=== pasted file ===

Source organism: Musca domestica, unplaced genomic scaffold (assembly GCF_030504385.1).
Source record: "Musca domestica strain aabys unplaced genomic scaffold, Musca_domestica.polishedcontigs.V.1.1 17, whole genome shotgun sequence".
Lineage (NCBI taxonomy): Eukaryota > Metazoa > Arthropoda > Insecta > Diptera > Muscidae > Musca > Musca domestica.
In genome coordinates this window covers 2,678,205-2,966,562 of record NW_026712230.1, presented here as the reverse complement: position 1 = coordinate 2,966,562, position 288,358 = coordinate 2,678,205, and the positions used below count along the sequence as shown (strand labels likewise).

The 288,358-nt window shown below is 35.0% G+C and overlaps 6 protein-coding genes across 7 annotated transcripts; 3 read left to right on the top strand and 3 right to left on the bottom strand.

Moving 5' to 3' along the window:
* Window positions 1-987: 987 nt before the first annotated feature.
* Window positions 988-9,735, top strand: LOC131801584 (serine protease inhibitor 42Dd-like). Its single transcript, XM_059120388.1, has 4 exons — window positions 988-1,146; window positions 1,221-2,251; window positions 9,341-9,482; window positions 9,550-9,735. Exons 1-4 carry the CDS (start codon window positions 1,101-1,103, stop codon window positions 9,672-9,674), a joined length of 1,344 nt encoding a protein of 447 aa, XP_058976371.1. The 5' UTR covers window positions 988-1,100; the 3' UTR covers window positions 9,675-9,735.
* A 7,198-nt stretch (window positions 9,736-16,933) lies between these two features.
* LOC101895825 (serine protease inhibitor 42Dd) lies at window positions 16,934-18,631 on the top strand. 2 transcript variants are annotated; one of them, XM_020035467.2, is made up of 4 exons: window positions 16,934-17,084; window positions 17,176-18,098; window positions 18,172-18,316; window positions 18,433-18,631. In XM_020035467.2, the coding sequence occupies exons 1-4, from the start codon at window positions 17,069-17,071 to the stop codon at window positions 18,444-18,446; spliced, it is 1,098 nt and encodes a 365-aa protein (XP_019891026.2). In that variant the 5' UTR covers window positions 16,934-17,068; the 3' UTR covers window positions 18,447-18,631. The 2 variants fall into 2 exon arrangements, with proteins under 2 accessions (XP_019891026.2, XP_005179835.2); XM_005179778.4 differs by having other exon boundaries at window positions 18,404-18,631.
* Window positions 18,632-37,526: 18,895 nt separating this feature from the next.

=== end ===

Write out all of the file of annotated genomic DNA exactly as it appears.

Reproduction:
Source organism: Musca domestica, unplaced genomic scaffold (assembly GCF_030504385.1).
Source record: "Musca domestica strain aabys unplaced genomic scaffold, Musca_domestica.polishedcontigs.V.1.1 17, whole genome shotgun sequence".
Lineage (NCBI taxonomy): Eukaryota > Metazoa > Arthropoda > Insecta > Diptera > Muscidae > Musca > Musca domestica.
In genome coordinates this window covers 2,678,205-2,966,562 of record NW_026712230.1, presented here as the reverse complement: position 1 = coordinate 2,966,562, position 288,358 = coordinate 2,678,205, and the positions used below count along the sequence as shown (strand labels likewise).

The 288,358-nt window shown below is 35.0% G+C and overlaps 6 protein-coding genes across 7 annotated transcripts; 3 read left to right on the top strand and 3 right to left on the bottom strand.

Moving 5' to 3' along the window:
* Window positions 1-987: 987 nt before the first annotated feature.
* Window positions 988-9,735, top strand: LOC131801584 (serine protease inhibitor 42Dd-like). Its single transcript, XM_059120388.1, has 4 exons — window positions 988-1,146; window positions 1,221-2,251; window positions 9,341-9,482; window positions 9,550-9,735. Exons 1-4 carry the CDS (start codon window positions 1,101-1,103, stop codon window positions 9,672-9,674), a joined length of 1,344 nt encoding a protein of 447 aa, XP_058976371.1. The 5' UTR covers window positions 988-1,100; the 3' UTR covers window positions 9,675-9,735.
* A 7,198-nt stretch (window positions 9,736-16,933) lies between these two features.
* LOC101895825 (serine protease inhibitor 42Dd) lies at window positions 16,934-18,631 on the top strand. 2 transcript variants are annotated; one of them, XM_020035467.2, is made up of 4 exons: window positions 16,934-17,084; window positions 17,176-18,098; window positions 18,172-18,316; window positions 18,433-18,631. In XM_020035467.2, the coding sequence occupies exons 1-4, from the start codon at window positions 17,069-17,071 to the stop codon at window positions 18,444-18,446; spliced, it is 1,098 nt and encodes a 365-aa protein (XP_019891026.2). In that variant the 5' UTR covers window positions 16,934-17,068; the 3' UTR covers window positions 18,447-18,631. The 2 variants fall into 2 exon arrangements, with proteins under 2 accessions (XP_019891026.2, XP_005179835.2); XM_005179778.4 differs by having other exon boundaries at window positions 18,404-18,631.
* Window positions 18,632-37,526: 18,895 nt separating this feature from the next.